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All Your Friend’s Friends: K Records’ Next Level Hip Hop

Posted by November 11th, 2014 No Comments »

Various Artists – All Your Friend’s Friends
K Records

I love K Records.

OK, I don’t have most of their catalog. I’m a Beat Happening, Mirah, Dub Narcotic Sound System, Halo Benders fan for the most part. But every release I’ve ever heard on the label is undeniably cool, because the integrity of the art is audible. I do have a CD from short-lived Tacoma rap group Black Anger from the mid-90s, and it’s one of my all-time favorites of the genre.

So to see a new hip hop compilation from K, featuring beats surrounded by material from the label’s vast vaults of recordings, my interest was piqued. With All Your Friend’s Friends, I’m happy to report the long tradition of cool continues in Olympia.

Nineteen tracks feature more than 30 vocalists (as a group, Thee XNTRX) in various line-ups and styles, propelled by the production of Old Dominion’s Smoke M2D6. A co-producing credit should go to Eprhyme, who conceived the idea with Smoke and brought it to K honcho Calvin Johnson, who enthusiastically handed over the goods. I don’t recognize most of the source material utilized by Smoke’s free reign of the K vaults, though the vocal samples of Mirah, (Built to Spill frontman) Doug Martsch and Calvin Johnson are hard to miss.

Stylistically, All Your Friend’s Friends does offer a tasty mix. Early favorites include the striking modern soul on “Evolve Away” with strong vocals from XPerience (one of four appearances); electro-flavored “Good Bad Girl” featuring Heddie Leone’s K.Flay-style flow; and the dark, acoustic-bass-backed big-beat of “Blackfist Brokenfont” with the tenor-to-alto group vocals of Silent Lambs Project and Nyqwil.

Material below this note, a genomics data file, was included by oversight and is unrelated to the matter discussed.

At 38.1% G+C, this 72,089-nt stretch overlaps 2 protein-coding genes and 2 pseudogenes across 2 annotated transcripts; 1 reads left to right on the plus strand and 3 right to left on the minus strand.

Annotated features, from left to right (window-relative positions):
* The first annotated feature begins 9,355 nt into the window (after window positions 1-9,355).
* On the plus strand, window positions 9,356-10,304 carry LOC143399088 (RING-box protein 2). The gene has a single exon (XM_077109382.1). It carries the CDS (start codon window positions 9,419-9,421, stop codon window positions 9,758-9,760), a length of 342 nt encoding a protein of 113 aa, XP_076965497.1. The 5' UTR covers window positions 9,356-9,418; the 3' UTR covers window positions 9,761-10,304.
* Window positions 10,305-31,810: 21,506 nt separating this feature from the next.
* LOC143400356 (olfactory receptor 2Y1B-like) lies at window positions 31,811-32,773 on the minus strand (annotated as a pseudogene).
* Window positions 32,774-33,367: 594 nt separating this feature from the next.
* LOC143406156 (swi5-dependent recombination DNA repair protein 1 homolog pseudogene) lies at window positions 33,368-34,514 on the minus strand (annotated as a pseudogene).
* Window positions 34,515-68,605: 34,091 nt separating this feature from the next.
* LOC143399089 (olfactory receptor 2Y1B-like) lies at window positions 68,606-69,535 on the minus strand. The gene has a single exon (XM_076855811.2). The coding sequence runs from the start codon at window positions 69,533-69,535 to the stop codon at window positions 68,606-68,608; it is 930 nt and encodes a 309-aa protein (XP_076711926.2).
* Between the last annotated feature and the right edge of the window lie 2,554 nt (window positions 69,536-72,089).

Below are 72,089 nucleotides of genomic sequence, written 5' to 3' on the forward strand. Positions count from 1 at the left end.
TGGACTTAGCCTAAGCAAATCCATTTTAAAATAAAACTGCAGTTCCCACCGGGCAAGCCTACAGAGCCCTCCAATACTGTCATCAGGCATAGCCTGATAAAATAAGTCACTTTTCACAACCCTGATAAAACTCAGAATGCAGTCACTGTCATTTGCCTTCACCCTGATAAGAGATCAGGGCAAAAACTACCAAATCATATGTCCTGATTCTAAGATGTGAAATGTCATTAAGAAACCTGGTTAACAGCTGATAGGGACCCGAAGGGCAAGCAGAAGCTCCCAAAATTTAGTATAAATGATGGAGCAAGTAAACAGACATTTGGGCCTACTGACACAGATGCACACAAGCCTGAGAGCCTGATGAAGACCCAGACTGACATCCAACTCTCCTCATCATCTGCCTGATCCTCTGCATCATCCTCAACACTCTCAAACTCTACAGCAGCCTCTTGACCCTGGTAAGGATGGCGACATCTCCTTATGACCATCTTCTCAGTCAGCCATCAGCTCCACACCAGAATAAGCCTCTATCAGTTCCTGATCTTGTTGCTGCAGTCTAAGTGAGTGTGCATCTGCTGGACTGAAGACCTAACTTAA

Eprhyme on www.nadamucho.com

Eprhyme

Throughout the collection, samples of electronic keys, acoustic and electric guitars, strings and a mix of vocals remind me of the breadth of musical styles that the gang at K Records has been dishing out for 30 or so years now. Surprisingly, the more soulful groups on the label – I’m thinking mostly of Dub Narcotic and Black Anger – aren’t to be heard in the mix. Actually, it’s a bit disappointing at first, but the quality from top to bottom more than makes up for it.

The topics around the compilation’s tunes vary, though there are several lines celebrating our dome of grey, from Seattle to Portland. And we’ve got a lot to celebrate in the talents of these MCs, including members of megacrews Old Dominion and the Sandpeople (Onry Ozzborn, JFK, Barfly, etc.) as well as the cleverly named new-to-me voices of Free Whiskey, Jesus Chris and Hash Adams. There’s not a weak voice in the bunch, and the wild mic-passing of “Jump Kick the Legs” includes twelve MCs spitting “I’m-gonna-top-that” phrases that fly at you like Bruce Lee’s fists.

It’s such a seamless mix of K Records goodies and next-level modern hip hop that by the time “Welcome to Forever” from Simple & Smoke closes the collection, you’re left only marveling at the quality of the music. In the end, that’s what K Records has always done: let great artists make great art.

Album release parties are in Seattle at the Rendezvous on Thursday and in Olympia at the Olympia Ballroom Saturday. In Seattle you’ll find Onry Ozzborn, XPerience, Wildcard, Candidt and Everybody Weekend; the Olympia show includes XPerience, Wildcard, Free Whiskey, Miz and Ang P. Both shows open with Selector Dub Narcotic (DJ Calvin Johnson). Both shows will be preceded by an 8 p.m. showing of the All Your Friend’s Friends “making of” documentary, directed by Red Williamson and produced by Eprhyme.

All Your Friend’s Friends hit stores November 11. A trailer for the documentary and the video for “Jump Kick the Legs” are below.

Thank you, goodnight!

(Abe Beeson is the host of Evening Jazz weeknights from 7:30-midnight on 88.5fm KPLU. He’s infrequently also heard on fellow public radio station KEXP, where he hosted The Live Room live local show from 1993 to 2002.)  


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